Smart cities could be places through which you move in relative anonymity, identified only when needed, and under conditions that allow for significant controls over what can be done with your data
Imagine a human-centred smart city that knows everything it can about things. It knows how many seats are free on every bus, it knows how busy every road is, it knows where there are short-hire bikes available and where there are potholes. It knows how much footfall every metre of pavement receives, and which public loos are busiest.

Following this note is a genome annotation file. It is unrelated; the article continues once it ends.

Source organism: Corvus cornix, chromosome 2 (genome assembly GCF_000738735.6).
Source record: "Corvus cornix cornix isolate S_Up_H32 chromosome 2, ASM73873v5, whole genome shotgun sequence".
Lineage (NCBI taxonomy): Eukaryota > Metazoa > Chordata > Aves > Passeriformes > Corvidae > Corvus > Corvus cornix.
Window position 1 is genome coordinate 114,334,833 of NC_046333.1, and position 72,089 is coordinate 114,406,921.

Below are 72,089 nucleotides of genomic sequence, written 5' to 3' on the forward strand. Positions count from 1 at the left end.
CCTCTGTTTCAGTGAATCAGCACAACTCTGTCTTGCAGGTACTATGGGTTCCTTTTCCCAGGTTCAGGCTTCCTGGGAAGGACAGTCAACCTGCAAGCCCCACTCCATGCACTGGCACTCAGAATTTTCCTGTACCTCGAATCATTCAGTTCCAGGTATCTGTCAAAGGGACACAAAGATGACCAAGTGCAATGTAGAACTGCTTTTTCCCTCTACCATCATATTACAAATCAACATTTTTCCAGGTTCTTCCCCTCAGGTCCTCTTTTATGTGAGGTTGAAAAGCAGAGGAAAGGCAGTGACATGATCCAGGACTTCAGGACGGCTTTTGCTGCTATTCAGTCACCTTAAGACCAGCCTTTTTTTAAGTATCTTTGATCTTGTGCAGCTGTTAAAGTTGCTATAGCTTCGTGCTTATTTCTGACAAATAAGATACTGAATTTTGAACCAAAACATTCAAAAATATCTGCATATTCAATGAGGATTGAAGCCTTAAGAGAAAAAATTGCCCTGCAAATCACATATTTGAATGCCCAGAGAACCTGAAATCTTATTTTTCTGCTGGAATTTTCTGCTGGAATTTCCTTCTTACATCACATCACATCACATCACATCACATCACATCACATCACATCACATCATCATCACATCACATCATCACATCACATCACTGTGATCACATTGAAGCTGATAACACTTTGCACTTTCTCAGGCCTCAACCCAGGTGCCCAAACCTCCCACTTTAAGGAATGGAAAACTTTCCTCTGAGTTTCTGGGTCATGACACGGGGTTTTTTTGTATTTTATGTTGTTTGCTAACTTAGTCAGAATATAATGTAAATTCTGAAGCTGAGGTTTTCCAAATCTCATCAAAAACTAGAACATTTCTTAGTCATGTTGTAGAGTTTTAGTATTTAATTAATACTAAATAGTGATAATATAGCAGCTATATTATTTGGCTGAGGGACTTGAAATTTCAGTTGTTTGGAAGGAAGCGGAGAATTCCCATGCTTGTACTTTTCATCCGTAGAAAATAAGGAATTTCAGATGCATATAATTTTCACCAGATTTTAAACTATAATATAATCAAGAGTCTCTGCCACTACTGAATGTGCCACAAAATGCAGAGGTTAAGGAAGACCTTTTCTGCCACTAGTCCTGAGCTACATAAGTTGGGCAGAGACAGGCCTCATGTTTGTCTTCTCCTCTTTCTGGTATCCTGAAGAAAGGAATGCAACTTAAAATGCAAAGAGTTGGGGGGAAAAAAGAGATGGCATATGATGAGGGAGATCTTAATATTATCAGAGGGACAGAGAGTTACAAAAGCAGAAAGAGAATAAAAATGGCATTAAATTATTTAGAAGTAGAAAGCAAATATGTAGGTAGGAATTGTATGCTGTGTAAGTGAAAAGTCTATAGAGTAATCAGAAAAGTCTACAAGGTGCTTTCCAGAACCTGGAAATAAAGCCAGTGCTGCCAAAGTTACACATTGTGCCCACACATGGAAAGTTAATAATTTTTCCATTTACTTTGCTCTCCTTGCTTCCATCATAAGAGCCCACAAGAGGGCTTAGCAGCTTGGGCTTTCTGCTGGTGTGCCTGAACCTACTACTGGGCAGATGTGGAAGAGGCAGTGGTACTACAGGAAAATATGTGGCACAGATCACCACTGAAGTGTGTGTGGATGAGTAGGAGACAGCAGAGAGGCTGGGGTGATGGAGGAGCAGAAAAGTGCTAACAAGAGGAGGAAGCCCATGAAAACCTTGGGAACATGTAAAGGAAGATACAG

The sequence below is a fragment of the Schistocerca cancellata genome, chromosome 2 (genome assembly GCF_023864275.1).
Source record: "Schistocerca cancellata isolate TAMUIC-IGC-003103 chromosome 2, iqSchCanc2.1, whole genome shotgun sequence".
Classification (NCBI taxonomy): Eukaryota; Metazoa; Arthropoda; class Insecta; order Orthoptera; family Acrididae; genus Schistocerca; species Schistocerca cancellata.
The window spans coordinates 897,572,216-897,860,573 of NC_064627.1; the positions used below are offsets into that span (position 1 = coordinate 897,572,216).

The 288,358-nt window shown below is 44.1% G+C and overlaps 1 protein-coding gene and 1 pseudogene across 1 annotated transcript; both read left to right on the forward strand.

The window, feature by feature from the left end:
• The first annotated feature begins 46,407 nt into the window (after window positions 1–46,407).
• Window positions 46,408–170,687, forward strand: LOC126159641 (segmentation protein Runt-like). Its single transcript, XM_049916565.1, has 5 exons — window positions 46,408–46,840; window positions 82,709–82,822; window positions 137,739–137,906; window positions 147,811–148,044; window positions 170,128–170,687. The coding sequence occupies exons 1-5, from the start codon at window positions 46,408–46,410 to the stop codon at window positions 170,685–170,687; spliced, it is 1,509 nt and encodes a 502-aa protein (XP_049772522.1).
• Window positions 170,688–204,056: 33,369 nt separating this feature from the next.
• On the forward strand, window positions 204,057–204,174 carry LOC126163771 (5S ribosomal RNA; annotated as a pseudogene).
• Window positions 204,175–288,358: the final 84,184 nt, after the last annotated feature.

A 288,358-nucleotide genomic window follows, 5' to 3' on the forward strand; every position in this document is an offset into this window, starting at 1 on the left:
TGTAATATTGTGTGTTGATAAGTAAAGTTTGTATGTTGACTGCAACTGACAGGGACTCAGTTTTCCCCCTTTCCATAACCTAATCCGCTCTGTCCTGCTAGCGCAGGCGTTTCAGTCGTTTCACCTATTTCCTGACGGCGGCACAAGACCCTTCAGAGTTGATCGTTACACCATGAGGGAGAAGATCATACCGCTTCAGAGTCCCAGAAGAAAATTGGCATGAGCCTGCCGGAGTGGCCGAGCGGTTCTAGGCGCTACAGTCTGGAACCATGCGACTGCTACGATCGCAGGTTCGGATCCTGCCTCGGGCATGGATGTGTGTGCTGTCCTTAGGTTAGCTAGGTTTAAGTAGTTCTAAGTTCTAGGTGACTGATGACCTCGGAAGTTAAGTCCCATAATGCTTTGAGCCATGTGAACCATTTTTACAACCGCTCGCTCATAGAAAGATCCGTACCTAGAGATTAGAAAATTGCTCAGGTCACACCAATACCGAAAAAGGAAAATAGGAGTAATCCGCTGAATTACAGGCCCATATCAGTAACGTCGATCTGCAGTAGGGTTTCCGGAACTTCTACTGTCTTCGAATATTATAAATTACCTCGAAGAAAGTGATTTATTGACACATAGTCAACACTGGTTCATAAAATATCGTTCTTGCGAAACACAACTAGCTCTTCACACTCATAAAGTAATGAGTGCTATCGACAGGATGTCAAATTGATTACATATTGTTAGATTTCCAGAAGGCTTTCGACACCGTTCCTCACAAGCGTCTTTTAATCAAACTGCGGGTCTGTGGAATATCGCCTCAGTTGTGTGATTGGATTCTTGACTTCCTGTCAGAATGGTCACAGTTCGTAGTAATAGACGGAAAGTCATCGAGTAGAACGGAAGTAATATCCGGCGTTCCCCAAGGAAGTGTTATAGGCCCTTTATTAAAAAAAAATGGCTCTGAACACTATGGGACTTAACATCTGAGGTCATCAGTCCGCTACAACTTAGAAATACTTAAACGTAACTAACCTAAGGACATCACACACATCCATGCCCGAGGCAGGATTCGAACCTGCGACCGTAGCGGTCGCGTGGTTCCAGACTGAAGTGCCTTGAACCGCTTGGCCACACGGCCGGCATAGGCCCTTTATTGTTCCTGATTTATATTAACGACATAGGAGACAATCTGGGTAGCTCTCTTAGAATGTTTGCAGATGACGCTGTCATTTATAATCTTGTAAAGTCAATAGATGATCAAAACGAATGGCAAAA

What it doesn’t know is anything about individuals in the city. It knows about things, not people. All of that data is tremendously useful to the city’s planners and administrators, of course, as a way of planning and optimising services, infrastructure and future building.
But it could also be useful to the people in the city.
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